Visions of Pentium-Encoded Athletic Shoes Dance in His Head

Michael Schrage is a writer, consultant and research associate at the Massachusetts Institute of Technology. He writes this column independently for The Times

Saccharine purple dinosaurs and digital hedgehogs are clearly toys from Christmas Past. Mighty Morphin Power Rangers are toys of Christmas Present. But what the Dickens might toys of Christmas Future look like?

The toy and video game businesses top $15 billion in sales annually, but techno-trends suggest that the market will become even bigger as more innovation seeps in. Looking back from, say, 20 years out, what new techno-toys will have emerged to redefine tomorrow’s childhoods? Once again, Sega, Nintendo, Hasbro and Mattel are welcome to draw inspiration--or Angst --from the following speculations. . . .

BarbieWear Ware: Alternately derided by feminists as “the gross perpetuation of gender stereotyping” and hailed by computerniks as “a clever new tool that promotes software literacy for young women in a user-friendly manner,” BarbieWear Ware offers computer-aided couture for tomorrow’s best-dressed dolls.

Instead of merely selecting clothes for their favorite dolls, budding Donna Karans, Nicole Millers and Gianni Versaces can design them on their home computers. No fewer than two gigabytes of memory provides an overwhelming cornucopia of global and historic costumes dating from ancient China to 2001. That makes BarbieWear Ware educational as well as entertaining. Pull-down menus let the young designers pick fabrics, textures, ornaments and accessories. Dresses can be modeled on the three-dimensional solid-animation Barbie that can be rotated on screen.

Finished designing? Hit the “Transmit” key and the design is whisked through the Internet to the automated BarbieFab, where the dress is automatically cut and sewn to the child’s specifications. It’s then FedExed back the next day--usually with a coupon to help Mom shop for clothes.


BarbieWear Ware is part of ToyNet--the Internet service that lets children turn virtual toys into real ones. Particularly popular is Design-a-Saurs, which lets aspiring paleontologists build their own software dinosaurs for fabrication. WarpFactor9 is another big hit: It lets them assemble spacecraft and rocket ships from parts that include Jules Verne and H.G. Wells images as well as Star Trek and NASA prototypes.

The Dr. DNA Home Diagnostics Kit: Very popular with the children of parents who grew up watching the O.J. Simpson “Trial of the Century.” Want to genetically diagnose your best friend or worst enemy? No need to draw blood--just get a spit sample and run it through a few easy tests. Two hours later, you can discover how tall your friend might grow (plus or minus three inches); whether they’re naturally shy or aggressive, which side of the bell curve they’re on, what autoimmune diseases they might have and whether they’ll be bald by 30.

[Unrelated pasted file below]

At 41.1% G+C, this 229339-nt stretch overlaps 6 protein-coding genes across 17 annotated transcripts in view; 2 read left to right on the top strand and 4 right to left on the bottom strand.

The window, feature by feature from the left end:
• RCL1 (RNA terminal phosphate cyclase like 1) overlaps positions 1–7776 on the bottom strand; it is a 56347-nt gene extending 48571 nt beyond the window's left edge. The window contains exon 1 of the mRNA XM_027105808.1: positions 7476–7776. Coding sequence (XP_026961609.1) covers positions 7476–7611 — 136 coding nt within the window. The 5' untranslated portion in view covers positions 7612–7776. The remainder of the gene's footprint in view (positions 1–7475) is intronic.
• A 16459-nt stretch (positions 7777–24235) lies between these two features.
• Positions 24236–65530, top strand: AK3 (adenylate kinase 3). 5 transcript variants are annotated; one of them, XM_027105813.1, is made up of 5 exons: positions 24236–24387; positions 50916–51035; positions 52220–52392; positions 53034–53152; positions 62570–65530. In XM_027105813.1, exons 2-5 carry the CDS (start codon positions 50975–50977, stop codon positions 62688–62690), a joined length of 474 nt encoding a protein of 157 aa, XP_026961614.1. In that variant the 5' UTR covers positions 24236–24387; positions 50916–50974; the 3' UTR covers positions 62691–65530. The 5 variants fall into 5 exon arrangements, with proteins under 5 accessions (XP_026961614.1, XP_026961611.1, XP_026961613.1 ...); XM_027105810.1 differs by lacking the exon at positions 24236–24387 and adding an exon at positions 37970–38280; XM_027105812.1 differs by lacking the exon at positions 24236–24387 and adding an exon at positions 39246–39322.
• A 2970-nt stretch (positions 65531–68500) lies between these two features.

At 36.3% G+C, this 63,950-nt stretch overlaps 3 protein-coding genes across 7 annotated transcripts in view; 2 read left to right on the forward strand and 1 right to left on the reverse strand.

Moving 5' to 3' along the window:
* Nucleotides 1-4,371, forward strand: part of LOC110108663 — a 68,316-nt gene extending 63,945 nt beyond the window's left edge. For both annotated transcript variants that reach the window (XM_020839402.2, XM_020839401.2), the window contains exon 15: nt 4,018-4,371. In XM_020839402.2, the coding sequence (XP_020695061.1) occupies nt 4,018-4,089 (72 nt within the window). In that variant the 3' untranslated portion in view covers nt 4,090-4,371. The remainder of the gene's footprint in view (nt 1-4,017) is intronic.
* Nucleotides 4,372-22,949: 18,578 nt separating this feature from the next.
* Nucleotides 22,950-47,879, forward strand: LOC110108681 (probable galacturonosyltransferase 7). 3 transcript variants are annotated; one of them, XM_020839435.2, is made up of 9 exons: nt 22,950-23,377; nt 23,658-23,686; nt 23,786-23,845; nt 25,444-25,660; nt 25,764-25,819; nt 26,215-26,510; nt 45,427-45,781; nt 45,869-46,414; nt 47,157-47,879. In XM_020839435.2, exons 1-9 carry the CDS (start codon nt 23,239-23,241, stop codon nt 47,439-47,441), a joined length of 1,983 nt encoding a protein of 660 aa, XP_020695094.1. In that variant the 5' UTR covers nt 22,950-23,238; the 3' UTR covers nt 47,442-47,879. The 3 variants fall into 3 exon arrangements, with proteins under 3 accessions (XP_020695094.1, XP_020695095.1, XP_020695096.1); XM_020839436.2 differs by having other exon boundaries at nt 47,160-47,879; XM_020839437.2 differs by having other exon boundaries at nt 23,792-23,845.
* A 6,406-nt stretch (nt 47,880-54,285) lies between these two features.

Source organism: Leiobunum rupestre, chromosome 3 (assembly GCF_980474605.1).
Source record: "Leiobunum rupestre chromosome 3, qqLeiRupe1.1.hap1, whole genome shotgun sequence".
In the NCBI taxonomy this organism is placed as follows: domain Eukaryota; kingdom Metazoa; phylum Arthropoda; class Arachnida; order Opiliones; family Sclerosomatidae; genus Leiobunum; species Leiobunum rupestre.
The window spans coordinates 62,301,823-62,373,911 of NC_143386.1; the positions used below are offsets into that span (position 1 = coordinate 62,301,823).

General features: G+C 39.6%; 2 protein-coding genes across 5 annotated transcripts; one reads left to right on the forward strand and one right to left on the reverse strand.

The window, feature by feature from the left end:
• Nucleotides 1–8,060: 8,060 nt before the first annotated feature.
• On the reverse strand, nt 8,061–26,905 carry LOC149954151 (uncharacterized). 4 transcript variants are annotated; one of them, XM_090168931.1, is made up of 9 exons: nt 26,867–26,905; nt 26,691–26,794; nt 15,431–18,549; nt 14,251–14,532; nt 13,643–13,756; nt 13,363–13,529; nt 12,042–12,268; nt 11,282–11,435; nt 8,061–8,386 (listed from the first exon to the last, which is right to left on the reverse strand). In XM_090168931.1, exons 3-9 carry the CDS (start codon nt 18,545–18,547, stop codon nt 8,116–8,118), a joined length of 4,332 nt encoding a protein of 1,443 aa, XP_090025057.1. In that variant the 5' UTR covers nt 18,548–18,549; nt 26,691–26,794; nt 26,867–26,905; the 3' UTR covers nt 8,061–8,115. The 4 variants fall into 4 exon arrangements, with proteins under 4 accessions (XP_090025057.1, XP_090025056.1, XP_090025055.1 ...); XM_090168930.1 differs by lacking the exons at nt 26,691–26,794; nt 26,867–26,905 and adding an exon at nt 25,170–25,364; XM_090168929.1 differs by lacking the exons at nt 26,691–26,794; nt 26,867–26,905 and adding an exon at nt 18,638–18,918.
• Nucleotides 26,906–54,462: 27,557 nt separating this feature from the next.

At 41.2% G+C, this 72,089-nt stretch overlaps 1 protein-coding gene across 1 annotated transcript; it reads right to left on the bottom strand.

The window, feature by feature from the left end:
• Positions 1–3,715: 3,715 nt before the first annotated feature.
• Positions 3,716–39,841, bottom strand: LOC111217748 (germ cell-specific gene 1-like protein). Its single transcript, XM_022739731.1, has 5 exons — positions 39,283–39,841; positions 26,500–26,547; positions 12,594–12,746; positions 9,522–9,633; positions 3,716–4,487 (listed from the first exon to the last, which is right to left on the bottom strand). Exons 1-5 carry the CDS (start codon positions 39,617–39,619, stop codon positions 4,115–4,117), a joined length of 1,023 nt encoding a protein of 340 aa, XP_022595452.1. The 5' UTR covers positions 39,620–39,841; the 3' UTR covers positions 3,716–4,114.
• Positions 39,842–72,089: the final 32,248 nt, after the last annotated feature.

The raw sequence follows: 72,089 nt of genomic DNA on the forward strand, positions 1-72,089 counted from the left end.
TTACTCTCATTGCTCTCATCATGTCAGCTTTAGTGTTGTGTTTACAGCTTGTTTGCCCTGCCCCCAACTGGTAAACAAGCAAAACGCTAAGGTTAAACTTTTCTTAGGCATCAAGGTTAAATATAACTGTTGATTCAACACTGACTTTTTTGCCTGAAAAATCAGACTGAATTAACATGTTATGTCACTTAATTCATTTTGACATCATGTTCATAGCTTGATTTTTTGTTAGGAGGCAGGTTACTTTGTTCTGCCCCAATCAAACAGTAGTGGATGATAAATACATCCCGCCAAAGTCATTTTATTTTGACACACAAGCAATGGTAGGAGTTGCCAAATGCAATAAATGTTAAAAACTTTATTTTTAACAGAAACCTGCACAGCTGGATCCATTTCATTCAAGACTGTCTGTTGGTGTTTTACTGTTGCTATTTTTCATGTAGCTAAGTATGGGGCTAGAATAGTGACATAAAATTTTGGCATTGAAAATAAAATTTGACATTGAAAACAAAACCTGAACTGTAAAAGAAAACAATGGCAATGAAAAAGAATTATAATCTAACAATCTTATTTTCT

The kit packages obsolete but still potent biotechnology diagnostics into an easy-to-use bundle of test tubes, reagents, DNA probes, restriction enzymes and paper chromatography. What chemistry sets were to the 1950s, Dr. DNA Home Diagnostics Kit is to the 2010s--an engaging way to explore the mysteries of science. It’s quick; it’s easy; and it’s safe. WARNING: Not FDA-approved for medical diagnostics.

SmartShooz: The only shoes with a Pentium inside. With millions of microprocessors sold for scrap, enterprising entrepreneurs create a new kind of intelligent shoe, one loaded with silicon and plug-compatible with any Windows or Macintosh PC. SmartShooz come with pedometer, accelerometer, digital strain gauge and clock--as well as a flexible liquid-crystal display on the tongue--so young athletes can see how far and fast they’ve run, how high they jumped and whether they’re putting too much strain on their feet and ankles.

A special interface lets the shoe plug into the personal computer via a cable for a more complete readout of activity during a run or a basketball game. The motto “How can you play smart if your shoes are stupid?” beats out “Just do it” in the perennial athletic shoe marketing wars.

A major problem emerges in 1999: Floating point processor on the Pentium miscalculates when basketball players who weigh precisely 174.8 pounds move three steps to the left and cut right. The shoe crashes and causes sprained ankles. SmartShooz insists that only 1 person in 24 billion who doesn’t weigh exactly 174.8 pounds risks a sprained ankle.


The Moonwalk With Michael Digital DanceMat: In yet another comeback bid this decade, the Prince of Pop endorses a new personal computer interface that accentuates his uncanny ability to move and glide.

The Moonwalk Mat--either 4 by 4 feet or or 6 by 6--is placed on the floor and links directly into the PC. When the child steps on the mat, the Michael Jackson character moves on screen. Special wristbands and an infrared belt let the computer track body movements; a proprietary algorithm interpolates all the motion into a smooth software rendition of a dancing Michael. The software comes, of course, with several of Michael’s greatest hits so children can dance to the music.

In an effort to capture the silver market, the makers of the Moonwalk Mat will offer a version that lets pairs of dancers do the Frug, the Twist, the Shag, waltz, minuets or any dance they choose. “It’s sort of like dancing karaoke for seniors,” asserts the Moonwalk Mat’s marketing vice president, Arthur Murray Jr. (no relation).

Michael Schrage is a writer, consultant and research associate at the Massachusetts Institute of Technology. He writes this column independently for The Times. He can be reached at by electronic mail via the Internet.

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